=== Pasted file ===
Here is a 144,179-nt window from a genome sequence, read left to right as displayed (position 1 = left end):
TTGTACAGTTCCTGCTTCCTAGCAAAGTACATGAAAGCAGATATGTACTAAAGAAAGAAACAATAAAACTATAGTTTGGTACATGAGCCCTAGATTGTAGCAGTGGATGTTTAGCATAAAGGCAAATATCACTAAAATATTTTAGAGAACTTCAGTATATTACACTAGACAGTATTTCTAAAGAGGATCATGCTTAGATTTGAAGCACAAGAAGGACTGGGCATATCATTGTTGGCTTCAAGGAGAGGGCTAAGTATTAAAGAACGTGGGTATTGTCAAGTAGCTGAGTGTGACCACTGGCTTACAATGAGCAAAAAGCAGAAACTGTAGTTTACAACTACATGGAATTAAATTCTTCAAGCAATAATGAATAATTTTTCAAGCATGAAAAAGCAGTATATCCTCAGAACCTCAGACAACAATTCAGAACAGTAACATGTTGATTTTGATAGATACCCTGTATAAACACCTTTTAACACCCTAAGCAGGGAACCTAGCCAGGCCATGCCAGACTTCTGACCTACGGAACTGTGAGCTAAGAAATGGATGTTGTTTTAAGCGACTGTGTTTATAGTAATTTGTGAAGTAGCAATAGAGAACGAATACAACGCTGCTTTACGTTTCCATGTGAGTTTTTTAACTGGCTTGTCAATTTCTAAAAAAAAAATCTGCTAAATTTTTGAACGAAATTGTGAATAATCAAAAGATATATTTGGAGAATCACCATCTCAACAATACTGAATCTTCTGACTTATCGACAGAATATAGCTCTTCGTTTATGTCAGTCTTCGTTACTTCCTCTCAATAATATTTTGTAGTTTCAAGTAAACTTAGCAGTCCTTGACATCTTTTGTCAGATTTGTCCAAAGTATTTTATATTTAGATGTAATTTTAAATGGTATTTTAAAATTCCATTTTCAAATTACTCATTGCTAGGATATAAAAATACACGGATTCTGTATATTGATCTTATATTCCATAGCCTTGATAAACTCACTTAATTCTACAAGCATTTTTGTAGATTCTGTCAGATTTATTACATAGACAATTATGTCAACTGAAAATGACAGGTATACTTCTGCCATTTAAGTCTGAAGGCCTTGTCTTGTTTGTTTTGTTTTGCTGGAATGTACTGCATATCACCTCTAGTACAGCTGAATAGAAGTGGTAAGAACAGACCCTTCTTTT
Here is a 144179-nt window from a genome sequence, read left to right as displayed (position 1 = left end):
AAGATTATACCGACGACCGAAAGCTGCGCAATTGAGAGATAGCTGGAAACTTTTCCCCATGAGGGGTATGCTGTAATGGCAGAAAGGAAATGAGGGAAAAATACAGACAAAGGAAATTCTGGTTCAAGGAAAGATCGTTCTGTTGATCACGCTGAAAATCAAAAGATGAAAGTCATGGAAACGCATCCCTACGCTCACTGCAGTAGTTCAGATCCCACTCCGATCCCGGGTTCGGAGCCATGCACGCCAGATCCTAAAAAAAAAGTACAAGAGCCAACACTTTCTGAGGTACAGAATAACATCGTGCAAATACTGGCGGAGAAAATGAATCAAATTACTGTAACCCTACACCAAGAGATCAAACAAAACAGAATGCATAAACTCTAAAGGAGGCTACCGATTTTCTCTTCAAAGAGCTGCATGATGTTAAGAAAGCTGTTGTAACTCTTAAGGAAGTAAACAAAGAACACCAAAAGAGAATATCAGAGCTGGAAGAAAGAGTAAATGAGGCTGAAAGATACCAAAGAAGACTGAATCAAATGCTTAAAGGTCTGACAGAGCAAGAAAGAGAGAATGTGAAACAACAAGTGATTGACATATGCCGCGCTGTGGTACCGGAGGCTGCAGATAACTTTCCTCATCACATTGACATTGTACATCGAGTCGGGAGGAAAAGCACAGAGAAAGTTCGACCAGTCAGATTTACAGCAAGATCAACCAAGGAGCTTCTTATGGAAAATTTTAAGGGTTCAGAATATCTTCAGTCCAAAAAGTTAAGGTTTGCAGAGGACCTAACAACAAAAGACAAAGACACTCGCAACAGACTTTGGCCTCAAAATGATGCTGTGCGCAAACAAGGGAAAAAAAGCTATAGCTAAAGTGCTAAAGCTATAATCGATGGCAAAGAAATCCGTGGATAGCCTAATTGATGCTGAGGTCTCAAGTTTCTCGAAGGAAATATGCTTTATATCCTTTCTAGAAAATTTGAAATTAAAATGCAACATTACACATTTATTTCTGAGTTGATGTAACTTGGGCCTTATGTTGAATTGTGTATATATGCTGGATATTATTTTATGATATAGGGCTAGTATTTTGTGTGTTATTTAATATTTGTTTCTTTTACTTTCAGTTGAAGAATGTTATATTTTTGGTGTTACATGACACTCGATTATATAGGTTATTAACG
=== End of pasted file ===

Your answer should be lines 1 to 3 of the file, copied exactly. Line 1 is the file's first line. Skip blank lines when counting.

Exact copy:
Here is a 144,179-nt window from a genome sequence, read left to right as displayed (position 1 = left end):
TTGTACAGTTCCTGCTTCCTAGCAAAGTACATGAAAGCAGATATGTACTAAAGAAAGAAACAATAAAACTATAGTTTGGTACATGAGCCCTAGATTGTAGCAGTGGATGTTTAGCATAAAGGCAAATATCACTAAAATATTTTAGAGAACTTCAGTATATTACACTAGACAGTATTTCTAAAGAGGATCATGCTTAGATTTGAAGCACAAGAAGGACTGGGCATATCATTGTTGGCTTCAAGGAGAGGGCTAAGTATTAAAGAACGTGGGTATTGTCAAGTAGCTGAGTGTGACCACTGGCTTACAATGAGCAAAAAGCAGAAACTGTAGTTTACAACTACATGGAATTAAATTCTTCAAGCAATAATGAATAATTTTTCAAGCATGAAAAAGCAGTATATCCTCAGAACCTCAGACAACAATTCAGAACAGTAACATGTTGATTTTGATAGATACCCTGTATAAACACCTTTTAACACCCTAAGCAGGGAACCTAGCCAGGCCATGCCAGACTTCTGACCTACGGAACTGTGAGCTAAGAAATGGATGTTGTTTTAAGCGACTGTGTTTATAGTAATTTGTGAAGTAGCAATAGAGAACGAATACAACGCTGCTTTACGTTTCCATGTGAGTTTTTTAACTGGCTTGTCAATTTCTAAAAAAAAAATCTGCTAAATTTTTGAACGAAATTGTGAATAATCAAAAGATATATTTGGAGAATCACCATCTCAACAATACTGAATCTTCTGACTTATCGACAGAATATAGCTCTTCGTTTATGTCAGTCTTCGTTACTTCCTCTCAATAATATTTTGTAGTTTCAAGTAAACTTAGCAGTCCTTGACATCTTTTGTCAGATTTGTCCAAAGTATTTTATATTTAGATGTAATTTTAAATGGTATTTTAAAATTCCATTTTCAAATTACTCATTGCTAGGATATAAAAATACACGGATTCTGTATATTGATCTTATATTCCATAGCCTTGATAAACTCACTTAATTCTACAAGCATTTTTGTAGATTCTGTCAGATTTATTACATAGACAATTATGTCAACTGAAAATGACAGGTATACTTCTGCCATTTAAGTCTGAAGGCCTTGTCTTGTTTGTTTTGTTTTGCTGGAATGTACTGCATATCACCTCTAGTACAGCTGAATAGAAGTGGTAAGAACAGACCCTTCTTTT
Here is a 144179-nt window from a genome sequence, read left to right as displayed (position 1 = left end):